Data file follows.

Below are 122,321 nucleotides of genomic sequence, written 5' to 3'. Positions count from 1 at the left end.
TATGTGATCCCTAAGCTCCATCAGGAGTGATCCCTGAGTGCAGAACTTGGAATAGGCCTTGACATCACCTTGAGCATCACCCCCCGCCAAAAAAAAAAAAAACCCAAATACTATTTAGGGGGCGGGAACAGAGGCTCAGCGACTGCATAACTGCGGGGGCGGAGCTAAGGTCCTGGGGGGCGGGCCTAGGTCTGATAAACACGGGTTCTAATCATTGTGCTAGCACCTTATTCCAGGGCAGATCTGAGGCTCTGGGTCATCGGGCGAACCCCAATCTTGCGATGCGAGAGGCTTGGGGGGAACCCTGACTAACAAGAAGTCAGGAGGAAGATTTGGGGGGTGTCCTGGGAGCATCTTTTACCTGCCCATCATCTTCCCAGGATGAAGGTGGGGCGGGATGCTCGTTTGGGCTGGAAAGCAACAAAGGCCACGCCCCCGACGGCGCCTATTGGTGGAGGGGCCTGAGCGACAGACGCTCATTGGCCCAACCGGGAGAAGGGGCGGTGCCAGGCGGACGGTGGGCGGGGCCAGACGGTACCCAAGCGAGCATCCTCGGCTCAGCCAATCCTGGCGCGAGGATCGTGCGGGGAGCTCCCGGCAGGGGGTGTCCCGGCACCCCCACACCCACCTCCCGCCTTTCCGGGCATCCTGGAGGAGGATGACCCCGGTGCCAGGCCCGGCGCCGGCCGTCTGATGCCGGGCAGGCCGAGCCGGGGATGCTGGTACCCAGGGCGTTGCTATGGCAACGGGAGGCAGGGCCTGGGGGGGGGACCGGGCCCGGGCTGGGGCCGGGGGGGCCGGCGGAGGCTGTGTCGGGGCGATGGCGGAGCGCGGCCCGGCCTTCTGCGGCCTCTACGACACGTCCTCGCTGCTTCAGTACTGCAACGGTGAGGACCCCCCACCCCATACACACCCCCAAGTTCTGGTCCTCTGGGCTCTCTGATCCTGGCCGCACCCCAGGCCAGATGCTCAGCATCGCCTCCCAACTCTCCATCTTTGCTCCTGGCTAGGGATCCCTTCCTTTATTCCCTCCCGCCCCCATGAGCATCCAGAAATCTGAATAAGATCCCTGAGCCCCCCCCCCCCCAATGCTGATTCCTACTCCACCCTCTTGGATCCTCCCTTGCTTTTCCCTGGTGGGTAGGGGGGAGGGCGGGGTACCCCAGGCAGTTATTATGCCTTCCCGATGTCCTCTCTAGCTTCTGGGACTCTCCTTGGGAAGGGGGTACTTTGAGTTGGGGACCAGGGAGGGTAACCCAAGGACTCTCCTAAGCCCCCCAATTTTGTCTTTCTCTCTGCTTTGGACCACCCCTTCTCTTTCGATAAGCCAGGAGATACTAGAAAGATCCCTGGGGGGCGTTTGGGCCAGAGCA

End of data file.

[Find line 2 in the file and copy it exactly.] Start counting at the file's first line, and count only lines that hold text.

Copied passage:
TATGTGATCCCTAAGCTCCATCAGGAGTGATCCCTGAGTGCAGAACTTGGAATAGGCCTTGACATCACCTTGAGCATCACCCCCCGCCAAAAAAAAAAAAAACCCAAATACTATTTAGGGGGCGGGAACAGAGGCTCAGCGACTGCATAACTGCGGGGGCGGAGCTAAGGTCCTGGGGGGCGGGCCTAGGTCTGATAAACACGGGTTCTAATCATTGTGCTAGCACCTTATTCCAGGGCAGATCTGAGGCTCTGGGTCATCGGGCGAACCCCAATCTTGCGATGCGAGAGGCTTGGGGGGAACCCTGACTAACAAGAAGTCAGGAGGAAGATTTGGGGGGTGTCCTGGGAGCATCTTTTACCTGCCCATCATCTTCCCAGGATGAAGGTGGGGCGGGATGCTCGTTTGGGCTGGAAAGCAACAAAGGCCACGCCCCCGACGGCGCCTATTGGTGGAGGGGCCTGAGCGACAGACGCTCATTGGCCCAACCGGGAGAAGGGGCGGTGCCAGGCGGACGGTGGGCGGGGCCAGACGGTACCCAAGCGAGCATCCTCGGCTCAGCCAATCCTGGCGCGAGGATCGTGCGGGGAGCTCCCGGCAGGGGGTGTCCCGGCACCCCCACACCCACCTCCCGCCTTTCCGGGCATCCTGGAGGAGGATGACCCCGGTGCCAGGCCCGGCGCCGGCCGTCTGATGCCGGGCAGGCCGAGCCGGGGATGCTGGTACCCAGGGCGTTGCTATGGCAACGGGAGGCAGGGCCTGGGGGGGGGACCGGGCCCGGGCTGGGGCCGGGGGGGCCGGCGGAGGCTGTGTCGGGGCGATGGCGGAGCGCGGCCCGGCCTTCTGCGGCCTCTACGACACGTCCTCGCTGCTTCAGTACTGCAACGGTGAGGACCCCCCACCCCATACACACCCCCAAGTTCTGGTCCTCTGGGCTCTCTGATCCTGGCCGCACCCCAGGCCAGATGCTCAGCATCGCCTCCCAACTCTCCATCTTTGCTCCTGGCTAGGGATCCCTTCCTTTATTCCCTCCCGCCCCCATGAGCATCCAGAAATCTGAATAAGATCCCTGAGCCCCCCCCCCCCCAATGCTGATTCCTACTCCACCCTCTTGGATCCTCCCTTGCTTTTCCCTGGTGGGTAGGGGGGAGGGCGGGGTACCCCAGGCAGTTATTATGCCTTCCCGATGTCCTCTCTAGCTTCTGGGACTCTCCTTGGGAAGGGGGTACTTTGAGTTGGGGACCAGGGAGGGTAACCCAAGGACTCTCCTAAGCCCCCCAATTTTGTCTTTCTCTCTGCTTTGGACCACCCCTTCTCTTTCGATAAGCCAGGAGATACTAGAAAGATCCCTGGGGGGCGTTTGGGCCAGAGCA